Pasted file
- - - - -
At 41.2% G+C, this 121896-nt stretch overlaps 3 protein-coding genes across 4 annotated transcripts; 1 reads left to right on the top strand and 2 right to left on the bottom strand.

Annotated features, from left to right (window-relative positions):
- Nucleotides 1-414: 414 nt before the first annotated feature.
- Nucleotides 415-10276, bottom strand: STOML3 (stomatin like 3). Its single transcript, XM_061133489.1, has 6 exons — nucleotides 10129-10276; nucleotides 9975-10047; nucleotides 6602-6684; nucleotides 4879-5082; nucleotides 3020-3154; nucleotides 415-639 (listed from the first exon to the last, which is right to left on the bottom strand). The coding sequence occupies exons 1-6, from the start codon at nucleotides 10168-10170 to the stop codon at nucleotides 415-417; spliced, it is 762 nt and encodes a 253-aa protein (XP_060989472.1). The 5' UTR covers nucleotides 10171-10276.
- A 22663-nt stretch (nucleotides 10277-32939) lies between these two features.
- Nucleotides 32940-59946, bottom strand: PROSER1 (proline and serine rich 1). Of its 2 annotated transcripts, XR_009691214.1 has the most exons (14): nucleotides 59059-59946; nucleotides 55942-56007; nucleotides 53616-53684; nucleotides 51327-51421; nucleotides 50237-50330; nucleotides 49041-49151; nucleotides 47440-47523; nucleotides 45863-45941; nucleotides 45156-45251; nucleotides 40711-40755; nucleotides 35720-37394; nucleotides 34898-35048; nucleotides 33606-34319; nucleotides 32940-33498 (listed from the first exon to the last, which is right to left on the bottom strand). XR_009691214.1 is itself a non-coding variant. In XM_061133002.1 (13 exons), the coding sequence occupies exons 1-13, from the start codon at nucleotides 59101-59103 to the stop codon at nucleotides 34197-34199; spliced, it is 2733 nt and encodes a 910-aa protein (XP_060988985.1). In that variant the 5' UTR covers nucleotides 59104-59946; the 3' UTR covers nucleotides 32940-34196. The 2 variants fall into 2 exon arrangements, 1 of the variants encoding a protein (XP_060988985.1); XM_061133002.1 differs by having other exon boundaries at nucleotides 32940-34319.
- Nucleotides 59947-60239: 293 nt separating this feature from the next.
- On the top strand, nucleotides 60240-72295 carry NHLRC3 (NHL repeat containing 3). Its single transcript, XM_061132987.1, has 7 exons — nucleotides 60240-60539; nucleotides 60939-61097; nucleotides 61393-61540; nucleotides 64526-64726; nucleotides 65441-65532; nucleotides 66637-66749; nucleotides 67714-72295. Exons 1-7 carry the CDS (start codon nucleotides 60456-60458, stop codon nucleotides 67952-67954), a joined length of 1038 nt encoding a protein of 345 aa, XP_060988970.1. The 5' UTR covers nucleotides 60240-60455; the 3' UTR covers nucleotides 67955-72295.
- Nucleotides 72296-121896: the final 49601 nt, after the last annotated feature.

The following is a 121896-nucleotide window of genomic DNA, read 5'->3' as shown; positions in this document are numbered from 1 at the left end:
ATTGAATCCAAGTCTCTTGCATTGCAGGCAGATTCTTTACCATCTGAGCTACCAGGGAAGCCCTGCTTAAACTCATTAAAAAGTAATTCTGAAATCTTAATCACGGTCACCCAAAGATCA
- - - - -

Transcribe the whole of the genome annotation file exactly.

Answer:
At 41.2% G+C, this 121896-nt stretch overlaps 3 protein-coding genes across 4 annotated transcripts; 1 reads left to right on the top strand and 2 right to left on the bottom strand.

Annotated features, from left to right (window-relative positions):
- Nucleotides 1-414: 414 nt before the first annotated feature.
- Nucleotides 415-10276, bottom strand: STOML3 (stomatin like 3). Its single transcript, XM_061133489.1, has 6 exons — nucleotides 10129-10276; nucleotides 9975-10047; nucleotides 6602-6684; nucleotides 4879-5082; nucleotides 3020-3154; nucleotides 415-639 (listed from the first exon to the last, which is right to left on the bottom strand). The coding sequence occupies exons 1-6, from the start codon at nucleotides 10168-10170 to the stop codon at nucleotides 415-417; spliced, it is 762 nt and encodes a 253-aa protein (XP_060989472.1). The 5' UTR covers nucleotides 10171-10276.
- A 22663-nt stretch (nucleotides 10277-32939) lies between these two features.
- Nucleotides 32940-59946, bottom strand: PROSER1 (proline and serine rich 1). Of its 2 annotated transcripts, XR_009691214.1 has the most exons (14): nucleotides 59059-59946; nucleotides 55942-56007; nucleotides 53616-53684; nucleotides 51327-51421; nucleotides 50237-50330; nucleotides 49041-49151; nucleotides 47440-47523; nucleotides 45863-45941; nucleotides 45156-45251; nucleotides 40711-40755; nucleotides 35720-37394; nucleotides 34898-35048; nucleotides 33606-34319; nucleotides 32940-33498 (listed from the first exon to the last, which is right to left on the bottom strand). XR_009691214.1 is itself a non-coding variant. In XM_061133002.1 (13 exons), the coding sequence occupies exons 1-13, from the start codon at nucleotides 59101-59103 to the stop codon at nucleotides 34197-34199; spliced, it is 2733 nt and encodes a 910-aa protein (XP_060988985.1). In that variant the 5' UTR covers nucleotides 59104-59946; the 3' UTR covers nucleotides 32940-34196. The 2 variants fall into 2 exon arrangements, 1 of the variants encoding a protein (XP_060988985.1); XM_061133002.1 differs by having other exon boundaries at nucleotides 32940-34319.
- Nucleotides 59947-60239: 293 nt separating this feature from the next.
- On the top strand, nucleotides 60240-72295 carry NHLRC3 (NHL repeat containing 3). Its single transcript, XM_061132987.1, has 7 exons — nucleotides 60240-60539; nucleotides 60939-61097; nucleotides 61393-61540; nucleotides 64526-64726; nucleotides 65441-65532; nucleotides 66637-66749; nucleotides 67714-72295. Exons 1-7 carry the CDS (start codon nucleotides 60456-60458, stop codon nucleotides 67952-67954), a joined length of 1038 nt encoding a protein of 345 aa, XP_060988970.1. The 5' UTR covers nucleotides 60240-60455; the 3' UTR covers nucleotides 67955-72295.
- Nucleotides 72296-121896: the final 49601 nt, after the last annotated feature.

The following is a 121896-nucleotide window of genomic DNA, read 5'->3' as shown; positions in this document are numbered from 1 at the left end:
ATTGAATCCAAGTCTCTTGCATTGCAGGCAGATTCTTTACCATCTGAGCTACCAGGGAAGCCCTGCTTAAACTCATTAAAAAGTAATTCTGAAATCTTAATCACGGTCACCCAAAGATCA